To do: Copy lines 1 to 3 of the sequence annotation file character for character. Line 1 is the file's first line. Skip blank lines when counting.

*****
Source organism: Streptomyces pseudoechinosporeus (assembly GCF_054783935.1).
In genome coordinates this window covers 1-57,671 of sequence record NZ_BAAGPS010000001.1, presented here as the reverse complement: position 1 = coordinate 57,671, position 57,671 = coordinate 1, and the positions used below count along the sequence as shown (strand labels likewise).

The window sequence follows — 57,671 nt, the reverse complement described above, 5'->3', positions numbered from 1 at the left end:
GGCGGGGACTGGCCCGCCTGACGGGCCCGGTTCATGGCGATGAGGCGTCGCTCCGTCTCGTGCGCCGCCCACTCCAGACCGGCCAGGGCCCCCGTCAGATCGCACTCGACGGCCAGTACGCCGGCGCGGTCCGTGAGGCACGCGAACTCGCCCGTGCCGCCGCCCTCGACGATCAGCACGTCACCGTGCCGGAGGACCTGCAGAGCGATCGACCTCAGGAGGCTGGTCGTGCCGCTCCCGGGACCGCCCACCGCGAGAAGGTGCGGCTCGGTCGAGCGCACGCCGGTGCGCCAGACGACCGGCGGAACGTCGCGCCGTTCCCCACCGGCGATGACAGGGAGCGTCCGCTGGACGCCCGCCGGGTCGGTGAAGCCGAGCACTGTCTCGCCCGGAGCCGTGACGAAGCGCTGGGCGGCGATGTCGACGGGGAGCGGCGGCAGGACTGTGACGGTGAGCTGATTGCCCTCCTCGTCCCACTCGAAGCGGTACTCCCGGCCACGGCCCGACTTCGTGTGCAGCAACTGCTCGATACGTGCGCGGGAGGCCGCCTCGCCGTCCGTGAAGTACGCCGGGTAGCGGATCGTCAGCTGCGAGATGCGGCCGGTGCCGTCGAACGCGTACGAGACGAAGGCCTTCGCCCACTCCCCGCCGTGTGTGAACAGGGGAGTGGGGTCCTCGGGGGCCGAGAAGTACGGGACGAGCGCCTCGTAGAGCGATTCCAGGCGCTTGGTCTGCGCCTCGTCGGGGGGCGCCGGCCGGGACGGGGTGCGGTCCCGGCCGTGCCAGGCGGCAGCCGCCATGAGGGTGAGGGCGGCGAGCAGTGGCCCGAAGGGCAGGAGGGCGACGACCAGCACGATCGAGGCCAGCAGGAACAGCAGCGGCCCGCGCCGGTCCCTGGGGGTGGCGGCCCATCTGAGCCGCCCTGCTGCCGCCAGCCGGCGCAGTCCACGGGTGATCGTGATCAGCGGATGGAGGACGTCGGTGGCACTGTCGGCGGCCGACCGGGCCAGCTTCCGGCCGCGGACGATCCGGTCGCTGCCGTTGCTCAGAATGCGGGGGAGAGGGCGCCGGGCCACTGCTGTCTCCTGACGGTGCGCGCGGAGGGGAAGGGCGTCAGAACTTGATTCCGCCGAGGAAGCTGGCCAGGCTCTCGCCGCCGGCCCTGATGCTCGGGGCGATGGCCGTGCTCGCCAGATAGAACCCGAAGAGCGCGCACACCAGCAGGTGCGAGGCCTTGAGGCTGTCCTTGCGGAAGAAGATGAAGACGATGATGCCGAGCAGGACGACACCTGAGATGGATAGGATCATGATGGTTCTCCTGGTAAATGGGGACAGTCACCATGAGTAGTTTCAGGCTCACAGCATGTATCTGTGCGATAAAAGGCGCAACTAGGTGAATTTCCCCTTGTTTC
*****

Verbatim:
Source organism: Streptomyces pseudoechinosporeus (assembly GCF_054783935.1).
In genome coordinates this window covers 1-57,671 of sequence record NZ_BAAGPS010000001.1, presented here as the reverse complement: position 1 = coordinate 57,671, position 57,671 = coordinate 1, and the positions used below count along the sequence as shown (strand labels likewise).

The window sequence follows — 57,671 nt, the reverse complement described above, 5'->3', positions numbered from 1 at the left end: